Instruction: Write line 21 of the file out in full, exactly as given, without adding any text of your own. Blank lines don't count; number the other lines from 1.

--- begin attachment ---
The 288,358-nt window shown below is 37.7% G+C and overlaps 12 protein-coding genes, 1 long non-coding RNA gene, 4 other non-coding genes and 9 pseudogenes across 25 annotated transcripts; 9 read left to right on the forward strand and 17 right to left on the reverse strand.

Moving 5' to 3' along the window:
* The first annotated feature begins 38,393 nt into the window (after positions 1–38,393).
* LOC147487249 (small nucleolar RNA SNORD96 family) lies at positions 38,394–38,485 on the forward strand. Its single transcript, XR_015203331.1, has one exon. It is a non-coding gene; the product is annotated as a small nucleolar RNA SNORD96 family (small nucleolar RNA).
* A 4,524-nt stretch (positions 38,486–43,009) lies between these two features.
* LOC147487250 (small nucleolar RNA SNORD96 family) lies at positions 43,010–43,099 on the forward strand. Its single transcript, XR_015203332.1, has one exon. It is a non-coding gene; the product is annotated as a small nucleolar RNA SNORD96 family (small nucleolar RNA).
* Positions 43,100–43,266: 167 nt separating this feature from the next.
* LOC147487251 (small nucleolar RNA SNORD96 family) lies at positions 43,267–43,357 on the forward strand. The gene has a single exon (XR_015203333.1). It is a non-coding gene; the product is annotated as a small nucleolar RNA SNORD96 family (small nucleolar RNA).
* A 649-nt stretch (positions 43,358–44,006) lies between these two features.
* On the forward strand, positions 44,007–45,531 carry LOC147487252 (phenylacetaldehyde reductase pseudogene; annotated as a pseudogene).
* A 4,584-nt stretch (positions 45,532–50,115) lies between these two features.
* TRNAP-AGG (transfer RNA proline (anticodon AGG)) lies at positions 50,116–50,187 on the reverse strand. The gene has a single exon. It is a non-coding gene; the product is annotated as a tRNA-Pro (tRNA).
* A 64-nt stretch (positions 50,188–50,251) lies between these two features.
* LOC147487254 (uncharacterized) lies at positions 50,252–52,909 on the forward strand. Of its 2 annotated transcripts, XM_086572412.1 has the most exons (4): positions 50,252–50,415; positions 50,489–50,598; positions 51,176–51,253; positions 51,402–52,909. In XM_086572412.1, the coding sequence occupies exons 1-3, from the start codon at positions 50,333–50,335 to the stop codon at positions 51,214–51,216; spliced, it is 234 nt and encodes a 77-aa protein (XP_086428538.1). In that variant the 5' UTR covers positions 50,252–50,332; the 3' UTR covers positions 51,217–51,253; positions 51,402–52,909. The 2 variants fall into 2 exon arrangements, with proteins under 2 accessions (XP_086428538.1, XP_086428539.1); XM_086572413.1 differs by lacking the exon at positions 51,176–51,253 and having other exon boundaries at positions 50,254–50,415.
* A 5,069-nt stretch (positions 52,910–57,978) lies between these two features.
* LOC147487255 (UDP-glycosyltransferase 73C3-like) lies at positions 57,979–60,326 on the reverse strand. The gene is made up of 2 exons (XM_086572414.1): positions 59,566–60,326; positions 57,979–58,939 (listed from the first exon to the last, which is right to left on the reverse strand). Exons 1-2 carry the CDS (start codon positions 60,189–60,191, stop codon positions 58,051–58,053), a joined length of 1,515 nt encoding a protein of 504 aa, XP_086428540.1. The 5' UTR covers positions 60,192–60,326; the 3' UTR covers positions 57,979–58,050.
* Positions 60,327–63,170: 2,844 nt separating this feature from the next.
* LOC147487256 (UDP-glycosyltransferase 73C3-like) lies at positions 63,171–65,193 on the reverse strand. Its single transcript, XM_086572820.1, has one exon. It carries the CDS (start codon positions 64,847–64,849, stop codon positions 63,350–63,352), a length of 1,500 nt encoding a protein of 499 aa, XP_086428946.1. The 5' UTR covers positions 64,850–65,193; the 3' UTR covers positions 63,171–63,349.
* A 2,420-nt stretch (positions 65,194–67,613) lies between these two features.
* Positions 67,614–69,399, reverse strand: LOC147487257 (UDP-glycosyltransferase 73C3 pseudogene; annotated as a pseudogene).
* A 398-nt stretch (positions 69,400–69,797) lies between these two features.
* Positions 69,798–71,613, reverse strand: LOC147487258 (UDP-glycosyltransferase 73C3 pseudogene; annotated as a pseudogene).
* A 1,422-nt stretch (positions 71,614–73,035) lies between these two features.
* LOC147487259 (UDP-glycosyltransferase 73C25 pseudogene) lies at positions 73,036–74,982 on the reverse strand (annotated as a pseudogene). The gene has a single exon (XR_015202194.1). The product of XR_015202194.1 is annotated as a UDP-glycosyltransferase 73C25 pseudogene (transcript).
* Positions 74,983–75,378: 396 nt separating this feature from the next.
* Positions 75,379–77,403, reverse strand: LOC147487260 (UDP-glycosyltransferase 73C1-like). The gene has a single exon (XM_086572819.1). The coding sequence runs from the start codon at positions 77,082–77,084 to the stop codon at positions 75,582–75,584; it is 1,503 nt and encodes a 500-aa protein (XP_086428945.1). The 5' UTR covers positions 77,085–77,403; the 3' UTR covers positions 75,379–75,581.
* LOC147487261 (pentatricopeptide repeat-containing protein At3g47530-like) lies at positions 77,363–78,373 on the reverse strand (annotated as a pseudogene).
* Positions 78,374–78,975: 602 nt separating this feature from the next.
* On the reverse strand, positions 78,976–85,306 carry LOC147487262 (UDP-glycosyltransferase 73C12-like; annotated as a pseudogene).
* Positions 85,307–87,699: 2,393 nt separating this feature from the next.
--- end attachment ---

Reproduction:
* A 398-nt stretch (positions 69,400–69,797) lies between these two features.